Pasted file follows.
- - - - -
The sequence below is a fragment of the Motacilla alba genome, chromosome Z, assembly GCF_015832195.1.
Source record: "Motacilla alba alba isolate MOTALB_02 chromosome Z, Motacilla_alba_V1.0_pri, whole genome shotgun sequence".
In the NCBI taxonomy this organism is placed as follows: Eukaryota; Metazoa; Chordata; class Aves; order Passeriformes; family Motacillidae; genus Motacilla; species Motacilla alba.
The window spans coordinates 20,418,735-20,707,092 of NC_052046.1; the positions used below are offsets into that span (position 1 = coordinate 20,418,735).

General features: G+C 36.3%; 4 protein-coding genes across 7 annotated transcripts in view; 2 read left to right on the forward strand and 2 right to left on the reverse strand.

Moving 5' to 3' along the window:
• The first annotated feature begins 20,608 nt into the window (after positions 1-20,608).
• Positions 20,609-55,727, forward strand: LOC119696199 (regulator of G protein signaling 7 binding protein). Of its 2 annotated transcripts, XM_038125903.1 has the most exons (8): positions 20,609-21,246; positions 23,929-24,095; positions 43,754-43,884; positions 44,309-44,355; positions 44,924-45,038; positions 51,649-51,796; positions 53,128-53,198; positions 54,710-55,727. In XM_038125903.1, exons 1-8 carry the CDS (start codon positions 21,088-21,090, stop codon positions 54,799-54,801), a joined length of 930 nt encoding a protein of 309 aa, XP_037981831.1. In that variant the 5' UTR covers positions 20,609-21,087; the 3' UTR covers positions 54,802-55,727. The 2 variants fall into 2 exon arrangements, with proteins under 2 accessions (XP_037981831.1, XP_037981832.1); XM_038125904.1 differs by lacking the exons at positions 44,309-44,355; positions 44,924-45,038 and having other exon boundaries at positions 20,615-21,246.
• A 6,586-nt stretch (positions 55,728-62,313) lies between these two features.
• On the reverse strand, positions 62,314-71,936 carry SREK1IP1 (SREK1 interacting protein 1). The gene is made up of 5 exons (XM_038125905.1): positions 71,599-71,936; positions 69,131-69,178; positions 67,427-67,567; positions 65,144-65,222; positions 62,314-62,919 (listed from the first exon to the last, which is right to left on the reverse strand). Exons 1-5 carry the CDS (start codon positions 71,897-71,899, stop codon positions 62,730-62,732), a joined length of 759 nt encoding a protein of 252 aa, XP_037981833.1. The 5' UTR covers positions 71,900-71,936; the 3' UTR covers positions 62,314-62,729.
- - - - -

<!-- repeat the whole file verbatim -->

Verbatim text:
The sequence below is a fragment of the Motacilla alba genome, chromosome Z, assembly GCF_015832195.1.
Source record: "Motacilla alba alba isolate MOTALB_02 chromosome Z, Motacilla_alba_V1.0_pri, whole genome shotgun sequence".
In the NCBI taxonomy this organism is placed as follows: Eukaryota; Metazoa; Chordata; class Aves; order Passeriformes; family Motacillidae; genus Motacilla; species Motacilla alba.
The window spans coordinates 20,418,735-20,707,092 of NC_052046.1; the positions used below are offsets into that span (position 1 = coordinate 20,418,735).

General features: G+C 36.3%; 4 protein-coding genes across 7 annotated transcripts in view; 2 read left to right on the forward strand and 2 right to left on the reverse strand.

Moving 5' to 3' along the window:
• The first annotated feature begins 20,608 nt into the window (after positions 1-20,608).
• Positions 20,609-55,727, forward strand: LOC119696199 (regulator of G protein signaling 7 binding protein). Of its 2 annotated transcripts, XM_038125903.1 has the most exons (8): positions 20,609-21,246; positions 23,929-24,095; positions 43,754-43,884; positions 44,309-44,355; positions 44,924-45,038; positions 51,649-51,796; positions 53,128-53,198; positions 54,710-55,727. In XM_038125903.1, exons 1-8 carry the CDS (start codon positions 21,088-21,090, stop codon positions 54,799-54,801), a joined length of 930 nt encoding a protein of 309 aa, XP_037981831.1. In that variant the 5' UTR covers positions 20,609-21,087; the 3' UTR covers positions 54,802-55,727. The 2 variants fall into 2 exon arrangements, with proteins under 2 accessions (XP_037981831.1, XP_037981832.1); XM_038125904.1 differs by lacking the exons at positions 44,309-44,355; positions 44,924-45,038 and having other exon boundaries at positions 20,615-21,246.
• A 6,586-nt stretch (positions 55,728-62,313) lies between these two features.
• On the reverse strand, positions 62,314-71,936 carry SREK1IP1 (SREK1 interacting protein 1). The gene is made up of 5 exons (XM_038125905.1): positions 71,599-71,936; positions 69,131-69,178; positions 67,427-67,567; positions 65,144-65,222; positions 62,314-62,919 (listed from the first exon to the last, which is right to left on the reverse strand). Exons 1-5 carry the CDS (start codon positions 71,897-71,899, stop codon positions 62,730-62,732), a joined length of 759 nt encoding a protein of 252 aa, XP_037981833.1. The 5' UTR covers positions 71,900-71,936; the 3' UTR covers positions 62,314-62,729.